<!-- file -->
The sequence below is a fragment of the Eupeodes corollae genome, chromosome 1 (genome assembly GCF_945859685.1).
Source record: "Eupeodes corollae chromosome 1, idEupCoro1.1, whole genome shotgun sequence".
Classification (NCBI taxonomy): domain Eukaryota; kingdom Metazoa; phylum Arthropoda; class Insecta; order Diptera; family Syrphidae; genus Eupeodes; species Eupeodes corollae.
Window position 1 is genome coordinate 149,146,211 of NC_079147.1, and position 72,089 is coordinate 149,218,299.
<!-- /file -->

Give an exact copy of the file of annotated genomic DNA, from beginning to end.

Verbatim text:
The sequence below is a fragment of the Eupeodes corollae genome, chromosome 1 (genome assembly GCF_945859685.1).
Source record: "Eupeodes corollae chromosome 1, idEupCoro1.1, whole genome shotgun sequence".
Classification (NCBI taxonomy): domain Eukaryota; kingdom Metazoa; phylum Arthropoda; class Insecta; order Diptera; family Syrphidae; genus Eupeodes; species Eupeodes corollae.
Window position 1 is genome coordinate 149,146,211 of NC_079147.1, and position 72,089 is coordinate 149,218,299.